Polling for first phase of AJK elections underway

Over 27,000 govt officials deputed for polling duties to cast their vote today

Our Correspondent July 18, 2021
An AFP file image


The first phase of elections in 33 constituencies of Azad Jammu & Kashmir (AJK) started on Sunday with more than 27,000 government employees set to exercise their right to vote.

The Election Commission of Pakistan (ECP) has declared the offices of the returning officers (ROs) as the polling stations.

The government officers deputed to fulfill their electoral duties have been directed to cast their vote at the polling stations established by the ROs of their respective constituencies.

Some 5,114 presiding officers, 7,336 polling officers and 14,672 polling assistants will be casting their votes today.

Perched in lofty mountains, the scenic city of Muzaffarabad, capital of Azad Jammu and Kashmir (AJK), is festooned with billboards, banners and pictures of leaders and candidates, according to a report.

The election fever has taken over the region, which is going to elect regional assembly on July 25.

Read Caste, ethnic loyalties decide poll favourites in AJK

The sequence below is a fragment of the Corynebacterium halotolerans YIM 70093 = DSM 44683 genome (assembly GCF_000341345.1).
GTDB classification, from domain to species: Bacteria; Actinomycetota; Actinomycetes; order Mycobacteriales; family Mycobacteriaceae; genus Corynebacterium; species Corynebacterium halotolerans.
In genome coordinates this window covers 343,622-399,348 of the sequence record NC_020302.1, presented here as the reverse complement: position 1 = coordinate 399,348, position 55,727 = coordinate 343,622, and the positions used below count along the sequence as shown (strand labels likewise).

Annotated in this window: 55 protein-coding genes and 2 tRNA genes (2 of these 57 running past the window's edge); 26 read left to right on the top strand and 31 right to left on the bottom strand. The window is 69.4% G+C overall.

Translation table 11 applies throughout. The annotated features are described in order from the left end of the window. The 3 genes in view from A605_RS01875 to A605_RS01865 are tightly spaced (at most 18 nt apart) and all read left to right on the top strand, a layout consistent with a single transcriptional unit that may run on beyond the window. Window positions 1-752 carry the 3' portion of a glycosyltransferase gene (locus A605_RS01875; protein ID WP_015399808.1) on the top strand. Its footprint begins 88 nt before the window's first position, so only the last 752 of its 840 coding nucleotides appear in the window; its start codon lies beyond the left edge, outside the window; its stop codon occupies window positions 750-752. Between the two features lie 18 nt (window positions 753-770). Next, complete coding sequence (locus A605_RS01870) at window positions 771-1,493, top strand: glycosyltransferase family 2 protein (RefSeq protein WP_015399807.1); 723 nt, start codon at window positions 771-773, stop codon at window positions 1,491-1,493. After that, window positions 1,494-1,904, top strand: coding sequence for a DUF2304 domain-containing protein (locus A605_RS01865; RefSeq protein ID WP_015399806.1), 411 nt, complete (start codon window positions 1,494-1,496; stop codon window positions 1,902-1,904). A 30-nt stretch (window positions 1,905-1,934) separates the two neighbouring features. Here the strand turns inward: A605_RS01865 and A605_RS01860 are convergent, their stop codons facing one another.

Over 3.2 million voters will elect a 53-member assembly for a five-year term. Out of 53 seats, 45 are general, while eight are reserved for women, technocrats and religious scholars.

The city located at the confluence of Neelam and Jhelum rivers looks in a celebration mood, with enthusiastic activists of different political parties roaming around with flags and banners to exhibit their prowess.

There is a festive look at the city's famous Azaadi Chowk (freedom roundabout) - a replica of historic Lal Chowk (Red Square) located 125 kilometres away across the Line of Control (LoC) in Srinagar, the capital of Indian Illegally Occupied Jammu and Kashmir (IIOJK).

Life-size billboards, posters and banners have also overtaken the capital's main Chattar chowk near the parliament building.

Residents in small villages along the 57km Srinagar road along the banks of Jhelum River leads to the heavily militarised LoC – a de facto border that divides the region between nuclear-armed India and Pakistan.


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